March 21, 2018 (updated 2019) Nummo Were to Return During a Full Moon by Shannon Dorey

Supermoon at Arches
National Park, Utah
File:Enjoying_ the_supermoon_in_the_Windows
_(9125293235).jpg Arches National Park [Public domain]

Today's full Moon is a supermoon because it will be at its closest approach to the Earth and may look slightly larger and brighter than usual. Full Moons were very important for the Dogon.

The Master (Mistress) of Speech's Words were believed to be at their most powerful and to help humans the most during a full Moon because that was when the Moon reflected the most sunlight. Symbolically this came to represent the fact that there were once two Suns in the Solar System.

Ancient Mexicans also believed that we once had two Suns. "Two Gods, Tecuciztecatl and Nanahuatzin threw themselves into the fires of creation and turned into two Suns. But the Gods who had assembled for this great event threw a rabbit into the face of Tecuciztecatl, thus dimming his brilliance so he became the Moon. …Along with many other indigenous Americans, the Maya believed the rabbit's profile could be seen on the surface of the full Moon."Dorey, The Rose pp. 107-108

The Dogon associated the creation of the Moon with the loss of our second Sun. According to the Dogon, a new Moon was called olo "dark" and was "the time of troubles and death." It was a symbol of the Jackal and humanity.Dorey, The Rose p. 335

The Dogon believed the Moon increased in size when the Master (Mistress) of Speech breathed and opened her mouth to speak. Because there were twelve full Moons, she was believed to have made twelve "speeches" per year, which represented all the "Words" addressed to all the beings in the Universe.Dorey, The Rose pp. 271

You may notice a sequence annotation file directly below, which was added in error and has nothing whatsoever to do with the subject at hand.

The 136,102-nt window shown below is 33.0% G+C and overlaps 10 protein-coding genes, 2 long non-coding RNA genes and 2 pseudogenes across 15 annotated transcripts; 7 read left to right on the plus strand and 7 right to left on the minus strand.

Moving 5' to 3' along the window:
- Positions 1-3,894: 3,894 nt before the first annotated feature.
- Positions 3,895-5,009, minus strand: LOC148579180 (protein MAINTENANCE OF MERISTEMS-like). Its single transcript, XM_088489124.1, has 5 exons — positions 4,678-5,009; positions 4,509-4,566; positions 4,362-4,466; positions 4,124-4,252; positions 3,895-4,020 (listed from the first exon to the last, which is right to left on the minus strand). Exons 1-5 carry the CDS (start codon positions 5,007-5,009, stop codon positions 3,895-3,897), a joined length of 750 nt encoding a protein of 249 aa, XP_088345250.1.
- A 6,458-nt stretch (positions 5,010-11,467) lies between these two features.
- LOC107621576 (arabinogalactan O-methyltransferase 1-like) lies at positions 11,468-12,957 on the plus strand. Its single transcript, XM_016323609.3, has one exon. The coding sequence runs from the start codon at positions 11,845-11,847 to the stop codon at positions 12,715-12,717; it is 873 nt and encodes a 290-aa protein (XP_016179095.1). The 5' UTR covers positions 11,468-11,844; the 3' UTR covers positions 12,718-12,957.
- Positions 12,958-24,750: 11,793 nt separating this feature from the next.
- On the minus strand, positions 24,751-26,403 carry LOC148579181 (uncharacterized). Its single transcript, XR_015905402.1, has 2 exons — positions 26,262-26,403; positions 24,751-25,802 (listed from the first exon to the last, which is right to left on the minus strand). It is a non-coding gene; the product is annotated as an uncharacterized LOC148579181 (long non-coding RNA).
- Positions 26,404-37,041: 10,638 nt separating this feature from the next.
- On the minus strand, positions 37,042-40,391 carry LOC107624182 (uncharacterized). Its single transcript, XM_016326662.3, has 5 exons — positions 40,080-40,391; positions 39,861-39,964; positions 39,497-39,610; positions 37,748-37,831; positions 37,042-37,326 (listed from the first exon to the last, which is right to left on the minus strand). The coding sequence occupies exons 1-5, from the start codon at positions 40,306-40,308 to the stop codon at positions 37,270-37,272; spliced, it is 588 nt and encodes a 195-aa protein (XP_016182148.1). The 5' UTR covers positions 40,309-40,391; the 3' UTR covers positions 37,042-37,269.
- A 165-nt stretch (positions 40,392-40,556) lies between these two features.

An association was made between the phases of the Moon and the round opening of the Mistress of Speech's mouth. Figures with round mouths appear in many ancient cultures including those of the ancient Japanese Jomon, Greek and Celtic Ireland, which may have had the same significance in those cultures as it did to the Dogon.Dorey, Day of the Fishp. 99

The Supermoon today is known as the Lenten Moon because it is the only full moon during lent and the last full moon of winter. Easter, which celebrates the resurrection of Jesus, is by definition the Sunday after the first full moon after the Vernal equinox (the first day of spring). The full moon before Easter is known as the Egg Moon.

The Egg Moon©Shannon Dorey

The Egg Moon heralded the appearance of the moss pink, or wild ground phlox-one of the first spring flowers. It has also been called the Sprouting Grass Moon and the Fish Moon perhaps in association with the Nummo. The Full Moon Names were believed to come from Indigenous Peoples and Colonial Americans.

During a lunar eclipse, which only happens during a full Moon, the Earth is positioned between the Sun and the Moon. The Sun is a symbol of the Nummo and the Moon is a symbol of the Jackal or humans. This event symbolized a reunion of humans or the Jackal with the Nummo.

The Dogon associated a full Moon with the Nummos' return to Earth. During that time the Nummo's ark was described as descending on the "Earth of the day of the fish."Dorey, The Rose p. 271